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Thread: How to prepare for return to work?

  1. #1
    Join Date
    Oct 2013

    Default How to prepare for return to work?

    I will be returning to work mid December. We are EBF as of now. When I return from work I will spend my day on the road away from lo. My car is my office. I have a few questions about returning to work and Breastfeeding.

    Obviously, my baby will need to take bottles while I'm gone during the day. When should I start introducing those? How often/ how many do I do? One a day? Gradually increasing?

    Should I start pumping to save some for future? When should I start that?

    Realistically, will I be able to continue providing breastmilk while working? I will have access to a pump , although I will have to use it in my car. Do I Breastfeed in afternoon/ evening when I return home or do I exclusively pump? Thanks for any help!

  2. #2
    Join Date
    Jun 2008

    Default Re: How to prepare for return to work?

    Good for you breastfeeding your baby before returning to work! This is a great way to make sure you have enough milk when you go back to work.

    Many mothers work full-time whose babies only eat mother's milk, so yes it is a realistic goal.

    Many mothers decide to nurse right when they leave their baby for work and then right when they return to their baby after work. Many babies who are away from their mothers during the day make up for lost "mommy" time by nursing frequently in the evening and during the night, because babies know that their need to be close to their mother is as important as their need for food! Nursing frequently while you are with your baby will help make sure that your body continues to make enough milk for your baby.

    How old is your baby?

    Most babies a month old and older eat about 25 ounces in a 24 hour period. So it's a good estimate that your baby will need a little over an ounce per hour that you are gone. For more details and precision, you can find a calculator here: http://kellymom.com/bf/pumpingmoms/pumping/milkcalc/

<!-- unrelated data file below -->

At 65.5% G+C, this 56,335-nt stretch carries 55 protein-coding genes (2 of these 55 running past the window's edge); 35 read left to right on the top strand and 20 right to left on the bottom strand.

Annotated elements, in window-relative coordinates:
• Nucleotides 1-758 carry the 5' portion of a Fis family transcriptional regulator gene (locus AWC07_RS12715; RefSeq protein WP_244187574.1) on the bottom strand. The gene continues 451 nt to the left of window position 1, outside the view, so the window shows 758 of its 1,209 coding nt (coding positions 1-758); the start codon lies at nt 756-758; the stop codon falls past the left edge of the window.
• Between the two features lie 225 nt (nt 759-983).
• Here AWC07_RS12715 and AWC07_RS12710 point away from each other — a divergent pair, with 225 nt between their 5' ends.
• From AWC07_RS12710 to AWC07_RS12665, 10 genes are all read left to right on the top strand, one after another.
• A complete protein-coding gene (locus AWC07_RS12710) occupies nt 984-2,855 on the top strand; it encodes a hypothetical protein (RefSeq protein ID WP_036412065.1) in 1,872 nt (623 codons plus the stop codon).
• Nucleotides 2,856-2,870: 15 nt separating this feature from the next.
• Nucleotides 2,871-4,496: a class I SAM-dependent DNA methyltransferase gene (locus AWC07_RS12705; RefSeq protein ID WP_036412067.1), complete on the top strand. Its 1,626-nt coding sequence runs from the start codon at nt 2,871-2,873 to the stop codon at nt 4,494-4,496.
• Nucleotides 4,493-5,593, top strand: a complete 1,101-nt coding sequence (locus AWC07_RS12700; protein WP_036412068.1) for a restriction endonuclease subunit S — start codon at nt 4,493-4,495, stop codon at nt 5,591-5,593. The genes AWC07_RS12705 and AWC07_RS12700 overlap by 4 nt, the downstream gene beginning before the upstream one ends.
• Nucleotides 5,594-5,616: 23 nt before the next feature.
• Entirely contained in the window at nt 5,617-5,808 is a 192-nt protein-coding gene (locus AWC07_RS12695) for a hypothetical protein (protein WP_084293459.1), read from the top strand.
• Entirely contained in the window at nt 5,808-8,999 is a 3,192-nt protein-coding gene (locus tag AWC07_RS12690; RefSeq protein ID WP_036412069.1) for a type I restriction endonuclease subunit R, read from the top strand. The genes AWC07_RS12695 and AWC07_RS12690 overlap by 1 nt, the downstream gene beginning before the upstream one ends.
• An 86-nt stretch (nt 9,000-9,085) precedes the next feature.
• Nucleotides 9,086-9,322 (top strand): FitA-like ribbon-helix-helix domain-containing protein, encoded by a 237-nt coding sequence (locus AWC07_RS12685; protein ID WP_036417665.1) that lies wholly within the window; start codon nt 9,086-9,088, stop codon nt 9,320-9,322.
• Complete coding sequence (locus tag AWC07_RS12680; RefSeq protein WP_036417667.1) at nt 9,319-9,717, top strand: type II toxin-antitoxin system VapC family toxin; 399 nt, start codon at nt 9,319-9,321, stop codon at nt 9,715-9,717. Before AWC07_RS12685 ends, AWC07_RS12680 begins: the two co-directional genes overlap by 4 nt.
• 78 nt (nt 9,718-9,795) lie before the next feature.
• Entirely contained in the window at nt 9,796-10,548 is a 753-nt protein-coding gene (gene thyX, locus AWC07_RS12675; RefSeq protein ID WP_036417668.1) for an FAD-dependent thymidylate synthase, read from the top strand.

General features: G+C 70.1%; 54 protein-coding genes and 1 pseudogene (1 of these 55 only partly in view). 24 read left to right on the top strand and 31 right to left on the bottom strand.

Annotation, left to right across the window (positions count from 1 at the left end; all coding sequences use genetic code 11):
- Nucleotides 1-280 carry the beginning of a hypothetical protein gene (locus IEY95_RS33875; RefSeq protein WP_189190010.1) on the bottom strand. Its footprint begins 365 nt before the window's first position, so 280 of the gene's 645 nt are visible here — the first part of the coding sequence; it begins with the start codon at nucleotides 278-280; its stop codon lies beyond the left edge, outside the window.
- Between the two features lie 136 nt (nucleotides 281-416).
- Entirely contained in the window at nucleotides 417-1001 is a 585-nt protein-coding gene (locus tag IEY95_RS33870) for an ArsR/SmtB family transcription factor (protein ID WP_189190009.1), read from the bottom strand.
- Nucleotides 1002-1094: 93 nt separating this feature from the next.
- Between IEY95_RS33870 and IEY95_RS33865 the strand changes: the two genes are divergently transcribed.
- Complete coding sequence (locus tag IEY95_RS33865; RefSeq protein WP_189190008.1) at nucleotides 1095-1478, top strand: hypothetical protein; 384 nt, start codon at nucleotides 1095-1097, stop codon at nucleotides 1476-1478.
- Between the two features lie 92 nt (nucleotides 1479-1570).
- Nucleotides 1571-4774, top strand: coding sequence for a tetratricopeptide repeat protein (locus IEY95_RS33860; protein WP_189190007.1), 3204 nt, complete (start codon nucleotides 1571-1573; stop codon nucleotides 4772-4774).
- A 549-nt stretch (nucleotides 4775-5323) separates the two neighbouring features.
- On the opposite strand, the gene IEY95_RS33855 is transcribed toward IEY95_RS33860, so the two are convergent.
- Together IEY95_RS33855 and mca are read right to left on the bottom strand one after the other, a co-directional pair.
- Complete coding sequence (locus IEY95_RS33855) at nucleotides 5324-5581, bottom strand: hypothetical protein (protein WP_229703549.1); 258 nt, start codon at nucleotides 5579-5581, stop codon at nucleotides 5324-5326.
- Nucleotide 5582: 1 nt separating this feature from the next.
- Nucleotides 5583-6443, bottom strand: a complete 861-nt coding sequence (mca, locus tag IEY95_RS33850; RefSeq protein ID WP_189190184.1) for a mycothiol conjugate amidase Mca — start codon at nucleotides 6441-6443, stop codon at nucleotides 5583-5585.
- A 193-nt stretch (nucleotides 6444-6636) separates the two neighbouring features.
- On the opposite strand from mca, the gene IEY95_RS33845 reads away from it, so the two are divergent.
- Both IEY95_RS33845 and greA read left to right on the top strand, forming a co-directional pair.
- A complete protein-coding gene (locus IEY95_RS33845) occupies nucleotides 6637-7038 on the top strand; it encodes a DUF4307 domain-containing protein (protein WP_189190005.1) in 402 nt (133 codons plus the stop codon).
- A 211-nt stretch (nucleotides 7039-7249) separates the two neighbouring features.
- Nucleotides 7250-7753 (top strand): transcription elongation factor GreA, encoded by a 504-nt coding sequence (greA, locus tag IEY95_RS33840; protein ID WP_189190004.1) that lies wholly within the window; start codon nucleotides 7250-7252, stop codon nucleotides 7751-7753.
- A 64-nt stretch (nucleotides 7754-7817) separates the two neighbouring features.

Babies who get milk using a bottle often are overfed. This is because milk flows more freely from a bottle, and care providers sometimes have a hard time understanding when baby is done eating. Moreover, many care providers encourage the baby to finish the bottle even when they do see the baby is done. You can teach your care provider to feed your baby in a way that supports breastfeeding using tips found here: http://www.llli.org/docs/00000000000...astfedbaby.pdf and here: http://www.bfar.org/bottlefeeding.pdf

    When should you start introducing bottles? You can wait until the day you go back to work. Some moms start earlier. It's probably a good idea to wait until breastfeeding is well established, usually at about 6 weeks old. It's probably a good idea to have someone besides Mom feed baby bottles. If you do give your baby a bottle before you go back to work, it's a good idea to pump your milk during that feeding to make sure your body keeps making the same amount of milk.

    Should you start pumping to save some for the future? Some moms plan to start pumping a little every day for a couple of weeks. If you are gone from your baby for 9 hours, then you will probably need to have about 9 ounces for her. If you pump an ounce or two every day for a few days, you will have it ready! Then, the milk you pump your first day of work, your baby can eat the second day of work. Other moms decide to pump for a "freezer stash" so that they have more on hand than what their baby will need the first day. More about handling milk here: http://www.llli.org/docs/00000000000...fyour_milk.pdf